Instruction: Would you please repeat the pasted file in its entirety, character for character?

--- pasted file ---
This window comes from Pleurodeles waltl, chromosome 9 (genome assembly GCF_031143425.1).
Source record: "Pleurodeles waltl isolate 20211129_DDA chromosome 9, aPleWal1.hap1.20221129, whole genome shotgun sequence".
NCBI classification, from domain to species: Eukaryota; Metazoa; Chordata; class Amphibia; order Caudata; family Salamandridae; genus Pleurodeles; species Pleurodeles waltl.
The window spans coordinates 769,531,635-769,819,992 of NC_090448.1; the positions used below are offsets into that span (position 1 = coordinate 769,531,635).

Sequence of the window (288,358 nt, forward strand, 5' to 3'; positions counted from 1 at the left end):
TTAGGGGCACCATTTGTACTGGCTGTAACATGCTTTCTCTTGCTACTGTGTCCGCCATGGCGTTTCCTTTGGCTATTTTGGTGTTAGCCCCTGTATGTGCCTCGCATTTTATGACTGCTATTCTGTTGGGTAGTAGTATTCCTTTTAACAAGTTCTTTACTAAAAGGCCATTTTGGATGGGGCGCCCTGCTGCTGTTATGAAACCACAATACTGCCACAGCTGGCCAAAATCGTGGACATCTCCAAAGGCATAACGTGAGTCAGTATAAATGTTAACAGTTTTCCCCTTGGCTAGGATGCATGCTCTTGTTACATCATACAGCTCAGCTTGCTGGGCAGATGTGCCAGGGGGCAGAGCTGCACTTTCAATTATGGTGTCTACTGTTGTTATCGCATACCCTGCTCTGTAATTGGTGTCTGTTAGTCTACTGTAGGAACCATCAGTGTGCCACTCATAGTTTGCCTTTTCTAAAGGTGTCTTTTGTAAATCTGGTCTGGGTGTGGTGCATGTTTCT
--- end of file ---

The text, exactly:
This window comes from Pleurodeles waltl, chromosome 9 (genome assembly GCF_031143425.1).
Source record: "Pleurodeles waltl isolate 20211129_DDA chromosome 9, aPleWal1.hap1.20221129, whole genome shotgun sequence".
NCBI classification, from domain to species: Eukaryota; Metazoa; Chordata; class Amphibia; order Caudata; family Salamandridae; genus Pleurodeles; species Pleurodeles waltl.
The window spans coordinates 769,531,635-769,819,992 of NC_090448.1; the positions used below are offsets into that span (position 1 = coordinate 769,531,635).

Sequence of the window (288,358 nt, forward strand, 5' to 3'; positions counted from 1 at the left end):
TTAGGGGCACCATTTGTACTGGCTGTAACATGCTTTCTCTTGCTACTGTGTCCGCCATGGCGTTTCCTTTGGCTATTTTGGTGTTAGCCCCTGTATGTGCCTCGCATTTTATGACTGCTATTCTGTTGGGTAGTAGTATTCCTTTTAACAAGTTCTTTACTAAAAGGCCATTTTGGATGGGGCGCCCTGCTGCTGTTATGAAACCACAATACTGCCACAGCTGGCCAAAATCGTGGACATCTCCAAAGGCATAACGTGAGTCAGTATAAATGTTAACAGTTTTCCCCTTGGCTAGGATGCATGCTCTTGTTACATCATACAGCTCAGCTTGCTGGGCAGATGTGCCAGGGGGCAGAGCTGCACTTTCAATTATGGTGTCTACTGTTGTTATCGCATACCCTGCTCTGTAATTGGTGTCTGTTAGTCTACTGTAGGAACCATCAGTGTGCCACTCATAGTTTGCCTTTTCTAAAGGTGTCTTTTGTAAATCTGGTCTGGGTGTGGTGCATGTTTCT